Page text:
Hold on, Hill

This kind of deceptive oversimplification annoys me, because it's the reason candidates aren't willing to speak with nuance or complexity - the reason speeches are cliched platitudes instead of substance.

Debate transcript (emphasis mine):

CLINTON: Well, I couldn't agree more. But I do think that your record and what you say does matter. And when it comes to...


... a lot of the issues that are important in this race, it is sometimes difficult to understand what Senator Obama has said, because as soon as he is confronted on it, he says that's not what he meant.

The facts are that he has said in the last week that he really liked the ideas of the Republicans over the last 10 to 15 years, and we can give you the exact quote.

Now, I personally think they had ideas, but they were bad ideas. They were bad ideas for America.

That certainly would be a troubling thing for a Democratic candidate to say! It's a good thing Hill is lying to you (because she thinks you're stupid). Let's take a look at what Obama actually said - the not-lying version:

"I think it's fair to say the Republicans were the party of ideas for a pretty long chunk of time there over the last 10, 15 years, in the sense that they were challenging conventional wisdom. Now, you've heard it all before. You look at the economic policies when they're being debated among the presidential candidates and it's all tax cuts. Well, you know, we've done that, we tried it. That's not really going to solve our energy problems, for example. So, some of it's the times."

Huh, it's almost like he's saying they had ideas, but they were bad ideas (but in a more nuanced, eloquent way).

Let's go back to the transcript for another bite:

CLINTON: Now, let me start with the claim about the bankruptcy
bill. I said very clearly I regretted voting for it and I was happy
that it didn't get into law.

By 2005, there was another run at a bankruptcy reform, motivated
by the credit card companies and the other big lenders. I opposed
that bill. I said very forcefully I opposed that bill.

There was a particular amendment that I think is very telling.
It was an amendment to prohibit credit card companies from charging more than 30 percent interest.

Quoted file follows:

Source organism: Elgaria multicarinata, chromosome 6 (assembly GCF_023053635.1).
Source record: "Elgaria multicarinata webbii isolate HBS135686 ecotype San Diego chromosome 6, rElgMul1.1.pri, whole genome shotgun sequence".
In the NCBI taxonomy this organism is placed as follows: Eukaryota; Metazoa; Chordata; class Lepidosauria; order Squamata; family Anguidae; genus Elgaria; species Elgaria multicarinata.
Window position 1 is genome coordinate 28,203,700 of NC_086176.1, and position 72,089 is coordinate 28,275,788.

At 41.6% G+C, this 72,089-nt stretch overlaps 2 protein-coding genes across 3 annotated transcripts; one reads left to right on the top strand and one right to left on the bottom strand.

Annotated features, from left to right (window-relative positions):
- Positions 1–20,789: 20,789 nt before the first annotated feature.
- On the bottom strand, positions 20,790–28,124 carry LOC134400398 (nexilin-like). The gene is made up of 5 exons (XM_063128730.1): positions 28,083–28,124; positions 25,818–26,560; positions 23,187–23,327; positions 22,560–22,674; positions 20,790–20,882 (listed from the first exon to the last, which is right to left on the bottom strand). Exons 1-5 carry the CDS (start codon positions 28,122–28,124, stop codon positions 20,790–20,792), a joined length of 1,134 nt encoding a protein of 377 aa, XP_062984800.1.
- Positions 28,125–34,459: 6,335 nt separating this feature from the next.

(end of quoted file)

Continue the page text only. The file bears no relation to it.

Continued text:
Senator Obama voted for it. I voted against it. It was one of
the biggest lobbyist victories on that very bad bill that the
bankruptcy bill represented.

Again, wow, I'd have a hard time voting for a candidate who snuggles up to predatory lenders! It's a good thing Hill's distorting the truth again! It's almost as if she doesn't trust you to understand votes or positions that aren't just black and white -

From DK:

Obama did vote against the Dayton Amendment (no. 31) to limit interest rates to 30% (no surprise, he admitted as much in the debate). So did 17 other Democratic Senators (including John Kerry, Durbin, Leahy and Wyden) and all the Republicans. Even with Obama's support the amendment would have failed by nearly 3-1 (It had 74 votes against). Hunter notes that senators were concerned that the Amendment was poorly drafted and would probably preempt the more stringent usury laws in many states. In the diary Hunter singles out 10 more amendments that were also rejected, by much narrower margins. Obama voted for all of them.

Objectively Obama's vote on Dayton's amendment (the 30% limit) was completely meaningless. The amendment had no cosponsors (nearly all the others that came to a vote did), and lost by the largest margin of any of the Democratic amendments, failing to garner even a majority of Democratic votes. Hillary cosponsored several of the other amendments (as did Obama); if this one was so important why didn't she sponsor it as well? While I can't speak to the argument that it was poorly drafted and might have had unintended consequences, it is clear that a large number of Democratic Senators who voted consistently for all the other Democratic amendments and against the bill on cloture and final passage, chose to vote against this amendment.

No comments: